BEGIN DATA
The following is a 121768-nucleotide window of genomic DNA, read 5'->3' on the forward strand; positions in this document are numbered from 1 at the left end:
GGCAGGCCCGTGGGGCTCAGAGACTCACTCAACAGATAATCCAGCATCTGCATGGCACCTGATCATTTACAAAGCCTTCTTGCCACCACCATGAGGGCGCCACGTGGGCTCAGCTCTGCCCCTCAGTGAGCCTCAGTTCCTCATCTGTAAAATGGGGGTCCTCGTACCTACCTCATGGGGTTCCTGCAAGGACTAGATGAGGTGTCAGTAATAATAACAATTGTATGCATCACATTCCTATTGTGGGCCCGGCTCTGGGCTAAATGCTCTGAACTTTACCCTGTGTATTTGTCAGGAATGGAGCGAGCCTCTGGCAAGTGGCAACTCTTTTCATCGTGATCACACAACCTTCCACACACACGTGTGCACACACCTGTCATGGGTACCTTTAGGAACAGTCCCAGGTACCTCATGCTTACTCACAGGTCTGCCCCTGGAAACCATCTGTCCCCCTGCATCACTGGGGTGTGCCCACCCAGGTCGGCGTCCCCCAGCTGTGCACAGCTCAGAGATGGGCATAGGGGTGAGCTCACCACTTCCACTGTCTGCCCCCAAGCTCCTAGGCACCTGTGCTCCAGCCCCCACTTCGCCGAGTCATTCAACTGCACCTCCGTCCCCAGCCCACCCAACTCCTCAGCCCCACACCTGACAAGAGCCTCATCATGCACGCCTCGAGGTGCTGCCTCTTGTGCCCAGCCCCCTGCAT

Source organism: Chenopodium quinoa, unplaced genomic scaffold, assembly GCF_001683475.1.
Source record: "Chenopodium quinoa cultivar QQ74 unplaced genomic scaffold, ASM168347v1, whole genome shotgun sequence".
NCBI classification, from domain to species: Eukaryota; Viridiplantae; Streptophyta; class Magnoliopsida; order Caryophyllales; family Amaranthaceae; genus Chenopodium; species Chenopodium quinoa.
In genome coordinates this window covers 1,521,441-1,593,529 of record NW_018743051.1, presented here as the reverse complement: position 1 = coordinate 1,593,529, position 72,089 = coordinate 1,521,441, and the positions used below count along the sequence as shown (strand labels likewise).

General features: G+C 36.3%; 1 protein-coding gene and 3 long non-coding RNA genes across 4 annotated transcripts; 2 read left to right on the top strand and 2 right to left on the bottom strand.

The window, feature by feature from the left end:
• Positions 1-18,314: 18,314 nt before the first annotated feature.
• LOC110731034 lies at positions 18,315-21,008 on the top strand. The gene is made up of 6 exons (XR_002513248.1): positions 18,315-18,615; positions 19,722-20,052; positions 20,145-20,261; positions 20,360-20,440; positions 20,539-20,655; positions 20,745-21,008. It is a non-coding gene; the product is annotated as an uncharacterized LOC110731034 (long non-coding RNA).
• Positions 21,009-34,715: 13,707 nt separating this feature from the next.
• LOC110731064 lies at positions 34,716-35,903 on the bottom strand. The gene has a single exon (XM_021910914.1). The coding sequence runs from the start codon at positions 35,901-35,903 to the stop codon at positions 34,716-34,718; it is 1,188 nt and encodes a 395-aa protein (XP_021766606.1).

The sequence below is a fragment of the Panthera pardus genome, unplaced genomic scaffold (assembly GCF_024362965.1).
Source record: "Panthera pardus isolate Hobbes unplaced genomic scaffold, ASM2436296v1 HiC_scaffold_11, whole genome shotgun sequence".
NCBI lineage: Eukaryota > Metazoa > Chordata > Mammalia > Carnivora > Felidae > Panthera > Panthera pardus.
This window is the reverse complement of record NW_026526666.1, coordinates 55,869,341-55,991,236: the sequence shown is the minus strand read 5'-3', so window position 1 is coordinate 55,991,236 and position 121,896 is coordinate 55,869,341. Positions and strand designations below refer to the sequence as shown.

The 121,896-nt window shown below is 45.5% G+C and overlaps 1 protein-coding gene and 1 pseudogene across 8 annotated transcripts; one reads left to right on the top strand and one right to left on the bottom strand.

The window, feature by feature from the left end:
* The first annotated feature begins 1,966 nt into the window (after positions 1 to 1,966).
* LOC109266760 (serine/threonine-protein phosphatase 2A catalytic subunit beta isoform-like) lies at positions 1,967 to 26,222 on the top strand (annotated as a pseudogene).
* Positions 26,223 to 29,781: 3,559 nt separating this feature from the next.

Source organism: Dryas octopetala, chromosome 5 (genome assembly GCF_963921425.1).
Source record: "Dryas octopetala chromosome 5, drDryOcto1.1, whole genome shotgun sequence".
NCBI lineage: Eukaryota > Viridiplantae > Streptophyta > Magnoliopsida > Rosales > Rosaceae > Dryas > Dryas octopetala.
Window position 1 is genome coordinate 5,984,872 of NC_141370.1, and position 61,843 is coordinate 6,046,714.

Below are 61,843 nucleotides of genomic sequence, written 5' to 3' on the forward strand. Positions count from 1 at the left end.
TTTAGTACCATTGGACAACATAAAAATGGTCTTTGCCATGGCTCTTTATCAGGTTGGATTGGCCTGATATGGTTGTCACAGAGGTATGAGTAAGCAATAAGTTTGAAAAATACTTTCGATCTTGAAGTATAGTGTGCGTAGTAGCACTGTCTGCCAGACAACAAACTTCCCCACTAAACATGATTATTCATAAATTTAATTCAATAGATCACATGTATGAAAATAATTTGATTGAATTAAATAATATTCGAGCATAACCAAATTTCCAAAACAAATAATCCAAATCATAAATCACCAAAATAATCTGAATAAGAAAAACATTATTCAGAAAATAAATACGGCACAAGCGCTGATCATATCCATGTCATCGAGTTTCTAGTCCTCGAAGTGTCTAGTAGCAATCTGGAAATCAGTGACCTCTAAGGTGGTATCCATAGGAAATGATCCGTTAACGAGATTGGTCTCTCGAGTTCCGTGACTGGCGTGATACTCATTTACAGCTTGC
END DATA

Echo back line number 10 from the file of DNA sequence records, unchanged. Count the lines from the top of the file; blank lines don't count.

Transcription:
• LOC110731034 lies at positions 18,315-21,008 on the top strand. The gene is made up of 6 exons (XR_002513248.1): positions 18,315-18,615; positions 19,722-20,052; positions 20,145-20,261; positions 20,360-20,440; positions 20,539-20,655; positions 20,745-21,008. It is a non-coding gene; the product is annotated as an uncharacterized LOC110731034 (long non-coding RNA).